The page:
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Venice in D minor by Andrea Paquola

Andrea Paquola | Oct 5th, 2021 | Uncategorized | No Comments

Poem

The sun has set, the light is gone,
but the wall where I’m lying is still hot
and almost burns the palms of my hands
that I keep behind my back.
I stand here very still, immobile,
I look at the turquoise of the water.
The lagoon seems quiet today, I’m quiet too.

A wave hits violently the bank, a flock of birds
suddenly flies above my head. Only then
I understand how I deluded myself.
A large cruise is crossing the basin of San
Marco, it’s one maybe two hundred meters
from me, I stare at it like an ant a family
smiles and waves at me from the very
top of the bow, I smile back, they wave more,
they don’t know that every time they wave
they stab me a little. They don’t know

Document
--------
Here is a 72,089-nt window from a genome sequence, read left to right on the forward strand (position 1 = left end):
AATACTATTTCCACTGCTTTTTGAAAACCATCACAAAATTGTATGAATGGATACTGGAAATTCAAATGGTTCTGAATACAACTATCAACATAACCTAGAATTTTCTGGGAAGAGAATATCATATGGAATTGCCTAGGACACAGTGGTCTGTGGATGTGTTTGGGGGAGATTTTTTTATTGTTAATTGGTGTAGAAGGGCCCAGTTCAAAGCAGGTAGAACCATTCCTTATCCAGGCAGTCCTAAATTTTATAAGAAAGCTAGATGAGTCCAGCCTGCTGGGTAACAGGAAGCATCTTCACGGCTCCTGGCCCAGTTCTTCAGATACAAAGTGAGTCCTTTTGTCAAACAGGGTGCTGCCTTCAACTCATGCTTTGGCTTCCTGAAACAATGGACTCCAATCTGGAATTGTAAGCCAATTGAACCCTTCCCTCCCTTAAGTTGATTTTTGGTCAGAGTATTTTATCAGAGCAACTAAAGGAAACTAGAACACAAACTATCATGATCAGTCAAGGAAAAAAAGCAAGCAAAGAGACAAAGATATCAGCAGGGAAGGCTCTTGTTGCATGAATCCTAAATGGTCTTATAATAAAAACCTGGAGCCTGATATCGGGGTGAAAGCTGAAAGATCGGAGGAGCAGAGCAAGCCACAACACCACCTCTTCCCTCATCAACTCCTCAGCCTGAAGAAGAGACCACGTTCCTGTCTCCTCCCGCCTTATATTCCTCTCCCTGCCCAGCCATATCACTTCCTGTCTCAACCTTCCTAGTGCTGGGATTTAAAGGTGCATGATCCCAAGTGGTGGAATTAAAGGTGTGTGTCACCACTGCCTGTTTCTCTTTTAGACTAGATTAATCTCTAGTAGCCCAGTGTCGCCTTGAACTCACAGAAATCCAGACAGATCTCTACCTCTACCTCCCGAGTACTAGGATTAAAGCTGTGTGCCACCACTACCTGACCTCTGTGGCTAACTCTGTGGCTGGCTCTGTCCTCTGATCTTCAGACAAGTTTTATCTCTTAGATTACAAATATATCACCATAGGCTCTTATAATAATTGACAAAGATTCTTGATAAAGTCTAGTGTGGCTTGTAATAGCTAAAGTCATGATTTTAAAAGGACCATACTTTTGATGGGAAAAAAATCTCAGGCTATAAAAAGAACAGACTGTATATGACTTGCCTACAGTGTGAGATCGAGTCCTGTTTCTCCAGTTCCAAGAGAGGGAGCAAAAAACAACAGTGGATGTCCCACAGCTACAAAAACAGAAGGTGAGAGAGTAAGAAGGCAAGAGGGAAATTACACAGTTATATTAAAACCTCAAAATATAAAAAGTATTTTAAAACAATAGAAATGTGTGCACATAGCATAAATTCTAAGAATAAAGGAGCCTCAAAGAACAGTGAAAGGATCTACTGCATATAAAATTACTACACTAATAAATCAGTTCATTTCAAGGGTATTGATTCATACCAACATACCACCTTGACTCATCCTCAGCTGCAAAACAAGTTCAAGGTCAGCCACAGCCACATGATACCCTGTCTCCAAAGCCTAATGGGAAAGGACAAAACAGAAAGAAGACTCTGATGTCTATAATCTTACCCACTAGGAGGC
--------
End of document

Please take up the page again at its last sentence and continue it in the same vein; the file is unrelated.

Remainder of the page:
that every time a wave hits the bank
they stab me a little more. I’m here,
I’m impassible, I’m lying
against this concrete wall.

I remember me walking along this same
bank twenty or so years ago, I was a child,
but I remember, it was Carnival,
the sky was painted in bright
colors and the water
the water was of the same
turquoise as it is today.

Poet Bio

Dear APR,

I am sending you these lines. I’m a PhD student in London and currently editing my first novel (‘Once I lived forever’). During this time, I wrote some verses about various topics. ‘Venice in D minor’ explores the long-time problem of Venice (the city where I grew up) with the cruises.

Kind regards,
Andrea Paquola

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